Bluetooth, BLE, BLE tag, Bluetooth beacon, and iBeacon Technology
Bluetooth is the short-range wireless technology we all know from our wireless earphones, wireless speakers, and car kits.
BLE stands for Bluetooth Low Energy and is simply an extremely low power mode of operation for Bluetooth. Therefore, everything classified as BLE is also Bluetooth but not vice-versa.
A Bluetooth beacon, a BLE beacon tag, and a BLE tag all refer to the same thing: a device that uses BLE to send out short messages such as numbers, a string of text, or a web address. One way to picture it is a loudspeaker that blurts out the same short message every second, except that the beacons don’t use audio transmission but rather radio signals.
Other Bluetooth devices, such as smartphones or dedicated beacon receivers, receive these messages.
As you may have guessed, an iBeacon is a BLE beacon that follows Apple’s design specifications. Many BLE beacons support the Apple iBeacon format, but there are other formats as well, such as Eddystone.
When BLE tags are used in supply chains, they usually serve the same purpose as a barcode or an RFID tag: to uniquely identify the product to which it’s attached. BLE technology solves some of the problems of the RFID tag:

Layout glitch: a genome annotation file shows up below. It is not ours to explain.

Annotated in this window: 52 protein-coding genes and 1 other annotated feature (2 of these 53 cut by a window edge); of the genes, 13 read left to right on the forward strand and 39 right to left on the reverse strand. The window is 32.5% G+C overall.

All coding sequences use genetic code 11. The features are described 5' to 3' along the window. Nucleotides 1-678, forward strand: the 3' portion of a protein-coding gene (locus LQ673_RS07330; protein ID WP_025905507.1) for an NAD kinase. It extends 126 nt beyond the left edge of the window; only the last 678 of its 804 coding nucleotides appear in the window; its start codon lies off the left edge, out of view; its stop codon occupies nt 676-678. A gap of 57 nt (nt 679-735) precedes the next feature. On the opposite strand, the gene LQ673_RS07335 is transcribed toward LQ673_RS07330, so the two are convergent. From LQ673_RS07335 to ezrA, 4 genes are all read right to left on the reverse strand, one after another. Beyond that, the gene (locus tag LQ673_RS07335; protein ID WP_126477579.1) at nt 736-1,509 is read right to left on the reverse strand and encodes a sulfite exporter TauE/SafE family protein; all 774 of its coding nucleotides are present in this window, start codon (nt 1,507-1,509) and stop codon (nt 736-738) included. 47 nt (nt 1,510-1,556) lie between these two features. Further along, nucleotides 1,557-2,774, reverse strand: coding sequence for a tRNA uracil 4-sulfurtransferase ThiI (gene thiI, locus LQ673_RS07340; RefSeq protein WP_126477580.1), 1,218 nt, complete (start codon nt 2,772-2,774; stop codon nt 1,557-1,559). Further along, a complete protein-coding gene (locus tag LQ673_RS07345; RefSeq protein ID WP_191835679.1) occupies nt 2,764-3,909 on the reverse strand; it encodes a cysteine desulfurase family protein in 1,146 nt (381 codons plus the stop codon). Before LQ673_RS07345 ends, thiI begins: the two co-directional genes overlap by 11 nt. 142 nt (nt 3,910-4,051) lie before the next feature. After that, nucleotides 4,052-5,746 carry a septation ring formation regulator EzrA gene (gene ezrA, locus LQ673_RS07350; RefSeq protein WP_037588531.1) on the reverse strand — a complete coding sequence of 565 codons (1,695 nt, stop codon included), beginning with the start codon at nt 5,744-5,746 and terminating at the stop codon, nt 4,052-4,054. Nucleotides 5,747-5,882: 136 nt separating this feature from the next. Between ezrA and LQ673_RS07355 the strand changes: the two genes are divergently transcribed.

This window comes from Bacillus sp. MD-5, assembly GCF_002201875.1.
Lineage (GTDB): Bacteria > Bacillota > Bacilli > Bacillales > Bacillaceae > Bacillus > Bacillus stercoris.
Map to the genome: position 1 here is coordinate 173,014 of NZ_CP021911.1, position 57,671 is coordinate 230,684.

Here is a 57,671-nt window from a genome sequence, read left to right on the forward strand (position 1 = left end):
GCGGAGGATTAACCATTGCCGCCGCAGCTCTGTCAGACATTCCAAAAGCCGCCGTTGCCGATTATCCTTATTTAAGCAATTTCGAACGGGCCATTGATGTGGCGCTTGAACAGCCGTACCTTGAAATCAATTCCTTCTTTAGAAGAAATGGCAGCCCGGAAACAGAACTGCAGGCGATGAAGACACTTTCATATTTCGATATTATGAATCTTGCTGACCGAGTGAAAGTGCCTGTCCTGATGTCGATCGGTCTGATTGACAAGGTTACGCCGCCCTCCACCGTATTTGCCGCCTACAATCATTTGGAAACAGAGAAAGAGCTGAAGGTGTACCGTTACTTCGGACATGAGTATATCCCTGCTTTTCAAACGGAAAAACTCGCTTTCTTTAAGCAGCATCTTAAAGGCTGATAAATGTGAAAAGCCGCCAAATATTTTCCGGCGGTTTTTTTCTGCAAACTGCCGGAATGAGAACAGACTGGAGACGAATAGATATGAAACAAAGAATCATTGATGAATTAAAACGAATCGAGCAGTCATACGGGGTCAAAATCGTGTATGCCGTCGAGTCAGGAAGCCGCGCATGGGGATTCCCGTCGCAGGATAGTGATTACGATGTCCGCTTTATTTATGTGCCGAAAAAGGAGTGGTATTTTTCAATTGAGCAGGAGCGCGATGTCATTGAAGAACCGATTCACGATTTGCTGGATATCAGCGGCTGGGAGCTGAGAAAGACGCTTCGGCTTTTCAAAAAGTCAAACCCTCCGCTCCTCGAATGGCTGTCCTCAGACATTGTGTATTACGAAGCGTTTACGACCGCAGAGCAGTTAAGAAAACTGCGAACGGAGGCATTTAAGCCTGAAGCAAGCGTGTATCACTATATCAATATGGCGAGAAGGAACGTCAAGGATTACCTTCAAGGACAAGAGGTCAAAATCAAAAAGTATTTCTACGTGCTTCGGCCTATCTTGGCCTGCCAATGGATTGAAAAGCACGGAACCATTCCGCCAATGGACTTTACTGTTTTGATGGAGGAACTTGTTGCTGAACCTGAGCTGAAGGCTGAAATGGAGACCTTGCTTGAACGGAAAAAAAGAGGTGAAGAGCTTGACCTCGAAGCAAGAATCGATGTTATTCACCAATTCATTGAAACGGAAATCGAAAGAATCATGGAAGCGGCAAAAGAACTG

● The BLE tag range is typically 20m (60ft), which is 4 to 20 times larger than RFID.
● BLE beacon receivers are usually less expensive than RFID readers.
● The more extended range of BLE beacon receivers means fewer receivers are required.
It’s still important to note that BLE beacons still have their disadvantages:
● BLE is more expensive than RFID.
● BLE stops working if a few hundred BLE beacons are in the same space. The underlying reason for this is that Bluetooth was designed as a consumer-applications technology, where relatively few devices contend for airtime.
● It is nearly impossible to achieve 100% coverage of a warehouse using Bluetooth or BLE beacons. The more objects between the BLE beacon and the beacon receiver, the lower the chance of a good connection.